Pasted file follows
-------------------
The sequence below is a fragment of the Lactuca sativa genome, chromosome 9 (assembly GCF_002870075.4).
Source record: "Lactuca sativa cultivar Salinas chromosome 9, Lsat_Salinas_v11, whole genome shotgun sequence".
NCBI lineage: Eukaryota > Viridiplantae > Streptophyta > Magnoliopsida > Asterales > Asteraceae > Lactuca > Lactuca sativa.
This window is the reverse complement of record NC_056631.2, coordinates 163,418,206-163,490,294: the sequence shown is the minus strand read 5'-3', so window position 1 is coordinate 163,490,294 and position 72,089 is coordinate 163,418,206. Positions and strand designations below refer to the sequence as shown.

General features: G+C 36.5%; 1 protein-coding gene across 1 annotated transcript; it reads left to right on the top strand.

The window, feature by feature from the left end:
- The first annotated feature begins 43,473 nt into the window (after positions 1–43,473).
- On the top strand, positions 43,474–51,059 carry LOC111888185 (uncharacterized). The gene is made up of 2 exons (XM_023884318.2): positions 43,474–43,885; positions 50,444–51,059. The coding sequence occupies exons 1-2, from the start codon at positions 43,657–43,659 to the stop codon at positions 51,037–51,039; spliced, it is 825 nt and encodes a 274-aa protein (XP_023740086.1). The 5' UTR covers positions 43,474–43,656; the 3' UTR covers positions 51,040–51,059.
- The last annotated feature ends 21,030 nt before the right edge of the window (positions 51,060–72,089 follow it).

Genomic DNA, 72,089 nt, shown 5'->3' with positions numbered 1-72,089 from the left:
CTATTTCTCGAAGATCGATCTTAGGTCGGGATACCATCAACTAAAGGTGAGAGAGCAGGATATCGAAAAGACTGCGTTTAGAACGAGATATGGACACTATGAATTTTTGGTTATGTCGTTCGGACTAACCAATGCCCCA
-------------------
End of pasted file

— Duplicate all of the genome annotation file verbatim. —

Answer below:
The sequence below is a fragment of the Lactuca sativa genome, chromosome 9 (assembly GCF_002870075.4).
Source record: "Lactuca sativa cultivar Salinas chromosome 9, Lsat_Salinas_v11, whole genome shotgun sequence".
NCBI lineage: Eukaryota > Viridiplantae > Streptophyta > Magnoliopsida > Asterales > Asteraceae > Lactuca > Lactuca sativa.
This window is the reverse complement of record NC_056631.2, coordinates 163,418,206-163,490,294: the sequence shown is the minus strand read 5'-3', so window position 1 is coordinate 163,490,294 and position 72,089 is coordinate 163,418,206. Positions and strand designations below refer to the sequence as shown.

General features: G+C 36.5%; 1 protein-coding gene across 1 annotated transcript; it reads left to right on the top strand.

The window, feature by feature from the left end:
- The first annotated feature begins 43,473 nt into the window (after positions 1–43,473).
- On the top strand, positions 43,474–51,059 carry LOC111888185 (uncharacterized). The gene is made up of 2 exons (XM_023884318.2): positions 43,474–43,885; positions 50,444–51,059. The coding sequence occupies exons 1-2, from the start codon at positions 43,657–43,659 to the stop codon at positions 51,037–51,039; spliced, it is 825 nt and encodes a 274-aa protein (XP_023740086.1). The 5' UTR covers positions 43,474–43,656; the 3' UTR covers positions 51,040–51,059.
- The last annotated feature ends 21,030 nt before the right edge of the window (positions 51,060–72,089 follow it).

Genomic DNA, 72,089 nt, shown 5'->3' with positions numbered 1-72,089 from the left:
CTATTTCTCGAAGATCGATCTTAGGTCGGGATACCATCAACTAAAGGTGAGAGAGCAGGATATCGAAAAGACTGCGTTTAGAACGAGATATGGACACTATGAATTTTTGGTTATGTCGTTCGGACTAACCAATGCCCCA